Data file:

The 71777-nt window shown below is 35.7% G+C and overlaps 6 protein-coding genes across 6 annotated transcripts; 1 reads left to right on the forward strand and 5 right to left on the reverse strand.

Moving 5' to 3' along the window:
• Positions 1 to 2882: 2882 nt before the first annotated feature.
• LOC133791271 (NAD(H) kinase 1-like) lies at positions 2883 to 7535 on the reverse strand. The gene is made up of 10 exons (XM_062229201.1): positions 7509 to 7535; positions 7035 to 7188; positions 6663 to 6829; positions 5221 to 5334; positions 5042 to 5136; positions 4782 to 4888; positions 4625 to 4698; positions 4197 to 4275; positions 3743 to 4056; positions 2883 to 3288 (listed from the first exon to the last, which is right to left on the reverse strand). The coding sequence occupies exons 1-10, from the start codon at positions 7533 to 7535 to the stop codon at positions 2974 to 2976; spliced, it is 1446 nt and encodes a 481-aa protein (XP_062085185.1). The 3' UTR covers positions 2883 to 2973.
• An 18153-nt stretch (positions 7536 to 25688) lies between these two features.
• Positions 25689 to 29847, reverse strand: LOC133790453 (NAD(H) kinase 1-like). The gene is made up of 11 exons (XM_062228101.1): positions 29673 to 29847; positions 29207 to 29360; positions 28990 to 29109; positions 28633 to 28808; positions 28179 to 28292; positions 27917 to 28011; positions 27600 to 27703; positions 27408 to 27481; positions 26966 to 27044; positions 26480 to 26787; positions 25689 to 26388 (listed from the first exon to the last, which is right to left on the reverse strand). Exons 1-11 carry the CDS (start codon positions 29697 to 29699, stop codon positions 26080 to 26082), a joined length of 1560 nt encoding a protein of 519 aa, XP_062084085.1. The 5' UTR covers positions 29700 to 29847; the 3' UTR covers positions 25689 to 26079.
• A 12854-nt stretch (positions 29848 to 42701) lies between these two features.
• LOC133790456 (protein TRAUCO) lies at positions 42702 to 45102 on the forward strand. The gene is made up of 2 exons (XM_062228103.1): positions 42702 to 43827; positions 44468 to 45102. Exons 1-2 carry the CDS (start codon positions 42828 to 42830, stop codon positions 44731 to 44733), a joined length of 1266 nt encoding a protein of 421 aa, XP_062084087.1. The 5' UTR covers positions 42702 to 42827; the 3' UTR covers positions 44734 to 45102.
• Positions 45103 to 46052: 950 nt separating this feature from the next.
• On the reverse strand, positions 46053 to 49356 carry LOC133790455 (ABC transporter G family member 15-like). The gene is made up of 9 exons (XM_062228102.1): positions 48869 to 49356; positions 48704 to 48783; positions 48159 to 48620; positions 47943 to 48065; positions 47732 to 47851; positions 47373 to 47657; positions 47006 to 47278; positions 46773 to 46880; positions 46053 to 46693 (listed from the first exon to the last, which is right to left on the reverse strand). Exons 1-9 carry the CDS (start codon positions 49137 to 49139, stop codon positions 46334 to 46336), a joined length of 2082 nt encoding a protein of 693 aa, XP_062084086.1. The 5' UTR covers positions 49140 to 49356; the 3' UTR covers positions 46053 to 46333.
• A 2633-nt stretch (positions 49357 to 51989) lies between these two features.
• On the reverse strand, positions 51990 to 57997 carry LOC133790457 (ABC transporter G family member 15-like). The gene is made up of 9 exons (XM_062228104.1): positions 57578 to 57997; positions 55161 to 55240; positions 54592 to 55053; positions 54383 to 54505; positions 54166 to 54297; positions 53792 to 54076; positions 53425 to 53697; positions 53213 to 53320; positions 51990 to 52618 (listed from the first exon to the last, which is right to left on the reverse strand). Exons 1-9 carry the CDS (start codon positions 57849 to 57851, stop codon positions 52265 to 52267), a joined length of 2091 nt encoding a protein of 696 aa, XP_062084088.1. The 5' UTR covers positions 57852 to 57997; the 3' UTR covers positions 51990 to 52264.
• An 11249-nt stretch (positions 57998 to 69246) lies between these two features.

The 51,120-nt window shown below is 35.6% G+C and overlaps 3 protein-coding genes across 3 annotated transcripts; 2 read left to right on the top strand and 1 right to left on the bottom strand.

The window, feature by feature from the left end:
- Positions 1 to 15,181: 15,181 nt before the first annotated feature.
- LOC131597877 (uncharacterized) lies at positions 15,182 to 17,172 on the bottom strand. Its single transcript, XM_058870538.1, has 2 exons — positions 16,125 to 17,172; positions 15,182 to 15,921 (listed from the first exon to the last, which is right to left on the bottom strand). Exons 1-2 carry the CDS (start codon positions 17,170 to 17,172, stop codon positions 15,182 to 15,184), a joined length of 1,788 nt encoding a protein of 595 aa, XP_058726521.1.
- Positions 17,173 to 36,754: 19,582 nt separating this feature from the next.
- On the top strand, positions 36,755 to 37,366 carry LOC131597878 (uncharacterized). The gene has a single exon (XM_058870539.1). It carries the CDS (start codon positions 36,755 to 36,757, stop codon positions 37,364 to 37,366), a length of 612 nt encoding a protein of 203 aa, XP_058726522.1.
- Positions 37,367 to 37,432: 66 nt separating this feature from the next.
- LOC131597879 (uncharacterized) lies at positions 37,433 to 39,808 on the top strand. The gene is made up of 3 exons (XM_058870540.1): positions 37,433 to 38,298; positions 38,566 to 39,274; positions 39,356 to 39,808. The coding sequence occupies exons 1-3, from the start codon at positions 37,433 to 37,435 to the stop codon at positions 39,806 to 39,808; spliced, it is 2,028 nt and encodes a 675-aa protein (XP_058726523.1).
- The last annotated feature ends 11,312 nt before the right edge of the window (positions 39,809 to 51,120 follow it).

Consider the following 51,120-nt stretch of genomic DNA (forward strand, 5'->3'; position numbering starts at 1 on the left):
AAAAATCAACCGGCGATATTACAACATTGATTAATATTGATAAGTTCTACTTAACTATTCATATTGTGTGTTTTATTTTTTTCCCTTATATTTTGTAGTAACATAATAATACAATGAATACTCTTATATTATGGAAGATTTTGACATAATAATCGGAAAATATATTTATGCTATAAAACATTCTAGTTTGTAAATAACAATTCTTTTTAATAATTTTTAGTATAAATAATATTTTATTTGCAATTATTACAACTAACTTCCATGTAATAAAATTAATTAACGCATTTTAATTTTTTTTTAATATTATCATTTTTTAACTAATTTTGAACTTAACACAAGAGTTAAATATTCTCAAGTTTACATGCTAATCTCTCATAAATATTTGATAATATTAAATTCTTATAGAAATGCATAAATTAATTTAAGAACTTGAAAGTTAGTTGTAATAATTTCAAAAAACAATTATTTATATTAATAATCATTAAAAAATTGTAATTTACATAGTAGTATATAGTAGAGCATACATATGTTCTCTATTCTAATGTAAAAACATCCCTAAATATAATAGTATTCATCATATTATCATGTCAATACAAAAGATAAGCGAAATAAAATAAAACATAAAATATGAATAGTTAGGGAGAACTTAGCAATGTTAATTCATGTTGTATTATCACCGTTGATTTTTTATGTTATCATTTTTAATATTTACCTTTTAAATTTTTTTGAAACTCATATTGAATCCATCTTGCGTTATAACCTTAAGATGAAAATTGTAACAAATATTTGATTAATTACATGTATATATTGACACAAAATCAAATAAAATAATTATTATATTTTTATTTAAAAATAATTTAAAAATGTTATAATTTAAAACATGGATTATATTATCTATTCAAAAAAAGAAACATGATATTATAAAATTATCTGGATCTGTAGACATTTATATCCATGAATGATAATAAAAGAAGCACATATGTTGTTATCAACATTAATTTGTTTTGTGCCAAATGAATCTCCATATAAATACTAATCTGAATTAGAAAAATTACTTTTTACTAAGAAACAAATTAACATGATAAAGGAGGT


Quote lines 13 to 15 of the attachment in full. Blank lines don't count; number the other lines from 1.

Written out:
• An 11249-nt stretch (positions 57998 to 69246) lies between these two features.

The 51,120-nt window shown below is 35.6% G+C and overlaps 3 protein-coding genes across 3 annotated transcripts; 2 read left to right on the top strand and 1 right to left on the bottom strand.

The window, feature by feature from the left end: